The Van der Peet, N.T.C, and Smokehouse decisions, were all cases involving fishing restrictions which led to the evolution of tests to determine aboriginal rights.1 Aboriginal rights include the rights to engage in traditional activities (fishing, hunting etc. for sustenance, social, spiritual, and ceremonial purposes), and these may be modernized. They are rights, which are vital to the distinctive culture of aboriginal society and are dependent on patterns of historical occupancy and use of land. Included in these rights and a central motivation for First Nations involvement in conservation, is the right to teach the younger generations the cultural practices, which are intrinsically tied to the land. In order for a right to be recognized the provincial and federal courts have determined that it had to be integral to the distinctive culture of the society prior to contact. As a result, before any action occurs on crown land, the province now has to determine if there are aboriginal rights that exist in the area and if the proposed action will infringe on the rights. This policy is now in effect at all times and applies generally to all ministries and officers of the crown overseeing decisions on crown land.2

Sharma, Parnesh, Aboriginal Fishing Rights: Laws, Courts, Politics, Fernwood Publishing, Hailfax Nova Scotia, 1998.
2 Aboriginal Affairs, province of BC. Crown Land Act. And aboriginal rights Policy Framework 1999.

On December 11th 1997, the Supreme Court of Canada issued its landmark decision on the claim to aboriginal title and self government made by the hereditary chiefs of the Gitskan and Wet’suwet’en Nations.(Granting them title and aspects of self government.) This set the stage for redefining the relationship of the First Nations in BC with the state. As a result, all land claims in BC are now comprehensive; referring to land rights, resource rights and rights to cultural traditions as well as political autonomy.

b) Fisheries and Resource use

The fishing industry in Canada is a multibillion dollar business, with an estimated worth of close to $3 billion. In BC the commercial fishery sector is the fourth largest primary industry, with an estimated worth in excess of $1 billion. It is one industry in which aboriginal peoples are economically active. Many native communities along the coast are fishing communities, and with the recognition of native rights in BC they have recently become more vocal in refusing to have their rights ignored. The failure of Canadian Courts to recognize aboriginal fishing rights is a reflection of the colonialist and imperialist ideals that are still prevalent in many aspects of government.3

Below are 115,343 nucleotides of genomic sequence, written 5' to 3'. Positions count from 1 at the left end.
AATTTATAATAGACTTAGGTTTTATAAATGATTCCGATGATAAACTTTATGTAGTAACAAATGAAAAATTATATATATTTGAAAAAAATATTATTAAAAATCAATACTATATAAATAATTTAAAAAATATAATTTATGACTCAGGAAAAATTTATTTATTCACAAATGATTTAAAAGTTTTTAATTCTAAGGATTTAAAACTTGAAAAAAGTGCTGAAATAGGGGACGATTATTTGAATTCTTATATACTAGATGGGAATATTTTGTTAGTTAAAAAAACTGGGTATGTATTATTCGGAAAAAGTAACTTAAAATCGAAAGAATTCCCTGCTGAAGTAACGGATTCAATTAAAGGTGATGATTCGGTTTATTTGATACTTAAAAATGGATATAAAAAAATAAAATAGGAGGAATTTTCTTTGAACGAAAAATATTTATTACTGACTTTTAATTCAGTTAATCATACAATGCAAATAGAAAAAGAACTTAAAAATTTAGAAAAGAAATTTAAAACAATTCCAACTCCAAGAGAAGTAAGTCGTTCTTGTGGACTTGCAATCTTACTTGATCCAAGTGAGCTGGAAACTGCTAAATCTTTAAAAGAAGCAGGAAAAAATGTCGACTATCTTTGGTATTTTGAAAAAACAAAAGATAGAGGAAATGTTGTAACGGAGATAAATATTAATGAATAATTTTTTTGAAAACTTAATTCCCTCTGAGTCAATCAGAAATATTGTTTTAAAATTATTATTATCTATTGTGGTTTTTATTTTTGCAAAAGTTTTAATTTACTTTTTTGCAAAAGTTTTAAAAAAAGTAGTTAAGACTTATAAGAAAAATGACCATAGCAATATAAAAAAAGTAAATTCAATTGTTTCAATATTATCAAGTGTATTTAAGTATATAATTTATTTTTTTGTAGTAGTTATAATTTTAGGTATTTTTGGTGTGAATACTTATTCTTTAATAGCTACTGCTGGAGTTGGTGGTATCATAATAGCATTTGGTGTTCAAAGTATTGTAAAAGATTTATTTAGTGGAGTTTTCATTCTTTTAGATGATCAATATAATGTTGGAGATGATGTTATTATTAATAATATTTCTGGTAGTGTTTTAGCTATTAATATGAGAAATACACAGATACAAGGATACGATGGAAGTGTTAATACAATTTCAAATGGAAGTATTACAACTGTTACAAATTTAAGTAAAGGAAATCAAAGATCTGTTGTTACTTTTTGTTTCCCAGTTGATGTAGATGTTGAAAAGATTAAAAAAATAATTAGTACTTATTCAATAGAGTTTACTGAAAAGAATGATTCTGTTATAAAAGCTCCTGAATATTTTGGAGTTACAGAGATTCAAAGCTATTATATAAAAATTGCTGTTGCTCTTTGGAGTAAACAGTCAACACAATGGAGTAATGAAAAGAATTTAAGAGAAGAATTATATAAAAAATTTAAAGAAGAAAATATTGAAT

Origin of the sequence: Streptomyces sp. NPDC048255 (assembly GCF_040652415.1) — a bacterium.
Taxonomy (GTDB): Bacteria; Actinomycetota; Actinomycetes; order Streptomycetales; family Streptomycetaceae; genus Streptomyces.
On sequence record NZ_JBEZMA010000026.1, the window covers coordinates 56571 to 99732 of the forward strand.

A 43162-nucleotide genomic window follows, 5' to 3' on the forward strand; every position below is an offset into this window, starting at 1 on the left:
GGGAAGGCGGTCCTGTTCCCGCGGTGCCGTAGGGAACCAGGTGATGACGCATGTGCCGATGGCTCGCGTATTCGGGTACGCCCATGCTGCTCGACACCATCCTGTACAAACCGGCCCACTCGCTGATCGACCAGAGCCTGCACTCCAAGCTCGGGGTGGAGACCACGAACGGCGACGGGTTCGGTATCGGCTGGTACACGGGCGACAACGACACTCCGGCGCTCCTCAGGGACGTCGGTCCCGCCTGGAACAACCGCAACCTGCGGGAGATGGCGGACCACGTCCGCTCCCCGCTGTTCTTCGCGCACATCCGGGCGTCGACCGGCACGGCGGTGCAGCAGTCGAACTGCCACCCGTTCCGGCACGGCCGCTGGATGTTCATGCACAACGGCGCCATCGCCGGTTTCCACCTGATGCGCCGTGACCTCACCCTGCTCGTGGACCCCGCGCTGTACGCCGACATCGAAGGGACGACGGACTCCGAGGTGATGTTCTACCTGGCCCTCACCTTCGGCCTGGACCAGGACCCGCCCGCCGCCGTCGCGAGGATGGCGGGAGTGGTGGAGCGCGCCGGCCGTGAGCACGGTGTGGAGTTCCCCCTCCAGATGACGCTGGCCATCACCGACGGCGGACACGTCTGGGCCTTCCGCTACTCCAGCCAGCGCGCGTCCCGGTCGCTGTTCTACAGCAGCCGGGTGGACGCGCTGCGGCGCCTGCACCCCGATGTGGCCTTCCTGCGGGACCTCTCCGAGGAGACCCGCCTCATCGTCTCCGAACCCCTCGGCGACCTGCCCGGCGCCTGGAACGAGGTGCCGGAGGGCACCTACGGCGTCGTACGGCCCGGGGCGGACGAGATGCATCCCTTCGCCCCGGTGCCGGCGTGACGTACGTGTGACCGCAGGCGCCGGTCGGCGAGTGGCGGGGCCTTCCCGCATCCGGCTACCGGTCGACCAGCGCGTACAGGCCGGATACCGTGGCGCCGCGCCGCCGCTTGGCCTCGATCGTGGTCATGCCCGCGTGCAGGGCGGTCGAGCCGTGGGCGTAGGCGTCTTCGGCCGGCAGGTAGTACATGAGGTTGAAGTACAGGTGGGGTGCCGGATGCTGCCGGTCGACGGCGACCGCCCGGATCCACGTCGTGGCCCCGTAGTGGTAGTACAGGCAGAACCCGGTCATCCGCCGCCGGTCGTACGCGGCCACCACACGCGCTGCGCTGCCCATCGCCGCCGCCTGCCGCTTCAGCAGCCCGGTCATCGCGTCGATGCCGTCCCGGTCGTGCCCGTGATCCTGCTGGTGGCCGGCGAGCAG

Fish was an integral part of aboriginal life along the coastal and inland waters of BC. Not only was it a valuable form of food, but it was also revered in song and dance, forming the economic and cultural lifeline of many bands.

“Fishing has been of such importance that it is at the very roots of our cultures; our lives have revolved around the yearly arrival of the rivers’ bounty. And so we cannot speak of fishery without talking of our cultures, because in many ways they are one and the same.”

-Gitskan-Carrier Tribal Council, in Pearse 1982:177.

Taking this into account demonstrates that the restrictions placed on First Nations fisheries had a huge impact on the traditional lifestyles of many communities. In 1990, the Sparrow decision finally recognized aboriginal fishing rights.4 During the course of the trial of Mr. Sparrow, a member of the Musqueam Indian band, (charged with fishing with a net that was too large), the British Columbia Court of Appeal found that existing aboriginal rights had not been extinguished.

3 Sharma, Parnesh Aboriginal Fishing Rights: Laws, Courts, Politics, Fernwood Publishing, Hailfax Nova Scotia, 1998.
Thom, Brian, Aboriginal rights and Title after Delgamuukw; an anthropological perspective, McGill Universtiy, 1998

As such it was determined that aboriginal food fishery was entitled to constitutional protection, and that protection, with the exception of conservation measures, gave aboriginal fisheries first priority over the interests of other users. This included commercial fisheries. The decision was then appealed, but was upheld in the Supreme Court of Canada. This was an important victory for native peoples in the recognition of aboriginal rights, however these rights are still limited.5 However, for a Canadian Court to declare that the economic interests of a major industry were less deserving than those of aboriginal peoples was previously unheard of. Before the Sparrow decision, aboriginal peoples had no legal rights to fish for food or for any other reason. (i.e. Ceremonial, economic etc.)


Although they now have these rights in theory, in practice they are still overshadowed by commercial fisheries and government bureaucracy. First Nations can now be seen as having more rights over their marine resources, however, their access to other natural resources remains restricted be government policy. In many ways, this is in direct opposition to the cultural and traditional base of the North West Coast societies, whose history and heritage have left them with strong ties to their land and to the environment.